Three from South America

Hello friends. South America is annoying me lately. In a good way. They’re annoying me because they’re messing up my plans.

The plan when expanding into imports was: keep the focus mostly on old-world wines. The thinking behind that was that we have the new-world style pretty well covered in the Pacific Northwest. And focusing on Europe for imports added a limiting factor to a category that otherwise covered, well, all of planet Earth.

But that hasn’t stopped us from tasting bottles from every corner of the world making wine. Recently, several South American bottles have bubbled up to the surface, and despite the fact that they’re messing with my stated plans, I can’t help loving them. So today let’s take the full tour of our southern neighbors, with three wines from three different countries:

2011 Los Vascos (Lafite) Cabernet Sauvignon Grande Reserve

This is Chateau Lafite’s Chile project. They own a 580-hectare vineyard (located here) planted mostly (85%) to Cabernet Sauvignon, and split between 50 year old blocks and blocks that they replanted after purchasing the site in 1988.

As you’d expect from Lafite (they of the $200+ bottle), this punches well above its price class. It’s three-quarters Cabernet Sauvignon, which brings its classic notes of pencil lead/graphitic minerality, blackcurrant fruit, and savory notes of sweet pepper and bay leaf. A 10% dollop of Carmenere adds nuances of dried herb and tomato leaf. The palate impresses foremost texturally. This is a far cry from the bottom-shelf supermarket Cabs that dominate Chilean exports. It’s silky on the attack, but the tannic structure takes over on the finish, which is all lovely Cabernet chew. I love all the concentration here without excess weight or ripeness. The balance is impeccable, and the entire bottle reeks of class; no surprise given the parties involved.

2012 Bodega Noemia de Patagonia Malbec “A Lisa”

Let’s move away from the norm for Argentina (Mendoza Malbec) and head someplace wilder. Patagonia. The name evokes jagged rocks amidst swirls of changeable clouds down at the bottom of the world. It doesn’t evoke vineyards, but they’re down there nevertheless, in this case a biodynamic site in the Alto Valle del Rio Negro (see Rio Negro location here).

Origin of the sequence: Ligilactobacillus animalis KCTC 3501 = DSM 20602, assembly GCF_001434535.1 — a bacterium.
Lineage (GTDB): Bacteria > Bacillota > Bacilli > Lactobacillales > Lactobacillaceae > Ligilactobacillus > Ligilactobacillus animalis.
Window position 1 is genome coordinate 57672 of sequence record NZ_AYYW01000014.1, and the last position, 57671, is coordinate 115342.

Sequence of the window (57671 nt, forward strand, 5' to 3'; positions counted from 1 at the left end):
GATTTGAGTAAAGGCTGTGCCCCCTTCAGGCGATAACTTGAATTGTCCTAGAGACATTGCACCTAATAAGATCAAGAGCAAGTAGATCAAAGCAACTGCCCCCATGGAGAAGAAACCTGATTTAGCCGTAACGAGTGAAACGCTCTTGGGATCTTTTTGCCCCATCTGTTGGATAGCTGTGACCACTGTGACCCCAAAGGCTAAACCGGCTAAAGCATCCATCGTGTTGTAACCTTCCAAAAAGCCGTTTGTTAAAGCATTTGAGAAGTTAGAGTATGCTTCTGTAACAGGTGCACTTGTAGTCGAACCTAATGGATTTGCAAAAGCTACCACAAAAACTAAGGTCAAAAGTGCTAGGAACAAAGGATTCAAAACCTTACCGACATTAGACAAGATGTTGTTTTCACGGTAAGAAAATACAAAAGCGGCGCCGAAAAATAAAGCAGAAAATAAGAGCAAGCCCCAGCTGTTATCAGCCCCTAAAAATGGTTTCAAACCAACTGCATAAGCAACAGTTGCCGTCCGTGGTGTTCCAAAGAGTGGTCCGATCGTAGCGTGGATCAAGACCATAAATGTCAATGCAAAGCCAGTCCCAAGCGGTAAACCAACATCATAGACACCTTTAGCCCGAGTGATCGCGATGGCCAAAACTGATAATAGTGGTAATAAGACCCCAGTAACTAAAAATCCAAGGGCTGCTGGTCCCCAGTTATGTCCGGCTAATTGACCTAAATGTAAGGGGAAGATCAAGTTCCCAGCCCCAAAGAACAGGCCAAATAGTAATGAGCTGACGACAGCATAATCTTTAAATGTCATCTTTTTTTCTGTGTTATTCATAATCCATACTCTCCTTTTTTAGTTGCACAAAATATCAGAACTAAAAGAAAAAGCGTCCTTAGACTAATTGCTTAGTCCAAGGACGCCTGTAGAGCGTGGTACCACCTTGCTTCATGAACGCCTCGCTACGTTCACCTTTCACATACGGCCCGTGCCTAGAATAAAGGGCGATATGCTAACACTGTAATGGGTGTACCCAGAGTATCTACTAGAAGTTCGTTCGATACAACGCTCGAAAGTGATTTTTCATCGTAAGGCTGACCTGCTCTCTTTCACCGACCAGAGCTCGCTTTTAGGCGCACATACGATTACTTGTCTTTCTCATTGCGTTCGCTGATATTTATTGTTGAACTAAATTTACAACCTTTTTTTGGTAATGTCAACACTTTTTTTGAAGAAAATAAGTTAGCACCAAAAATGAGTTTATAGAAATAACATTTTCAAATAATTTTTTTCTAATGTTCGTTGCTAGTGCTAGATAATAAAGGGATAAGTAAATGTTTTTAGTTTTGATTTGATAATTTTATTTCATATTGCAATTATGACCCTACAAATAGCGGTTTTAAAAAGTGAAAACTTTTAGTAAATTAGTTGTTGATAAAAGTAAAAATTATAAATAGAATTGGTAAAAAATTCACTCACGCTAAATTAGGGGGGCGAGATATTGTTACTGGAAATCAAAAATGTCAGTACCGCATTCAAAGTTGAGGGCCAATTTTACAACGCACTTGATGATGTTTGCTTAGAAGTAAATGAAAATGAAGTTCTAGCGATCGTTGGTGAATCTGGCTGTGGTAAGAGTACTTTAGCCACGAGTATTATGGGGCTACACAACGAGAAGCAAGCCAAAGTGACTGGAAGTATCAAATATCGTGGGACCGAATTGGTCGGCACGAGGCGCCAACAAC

There is an undeniable “sauvage” character to this wine, a wildness to the zesty, brambly, mountain-berry fruit that is deeply attractive. The palate combines red raspberry fruit, terrific cut-rock minerality, and an savory/umami quality, something like a teaspoon of tomato paste in a stew. My biggest complaint with Malbec (90% of the blend here, rounded out with Merlot and Petit Verdot) is that it can often be a little one-note, so the complexity here is what really got my juices flowing.

Delicious wine from a fascinating part of the world, and it has a string of strong reviews in previous vintages: 92pts Wine & Spirits for the 2010, and 91pts Wine Spectator (Nathan Wesley) / 90pts IWC (Stephen Tanzer) for the 2011.

2010 Artesana Tannat-Merlot

And now let’s ratchet up the geek factor further and venture into Uruguay. Artesana is located on Uruguay’s south coast (location here), the South American vanguard.

Uruguay is one of the twin hearts of the varietal Tannat (Madiran in SW France is the other). As you have likely deduced from the name, this is a grape with no shortage of tannic heft. Here Tannat is blended with Merlot for softening purposes, which is great, because Tannat’s main difficulty has always been texture. Its flavor is consistently compelling, with a real smokiness to its meaty-cherry aromas, evoking brisket slow-cooking over smoldering charcoal. A strong streak of meatiness runs throughout the palate, complementing the black cherry and star anise notes. The rustic Tannat structure takes over on the finish. This has chewiness for days. Pass the steak!

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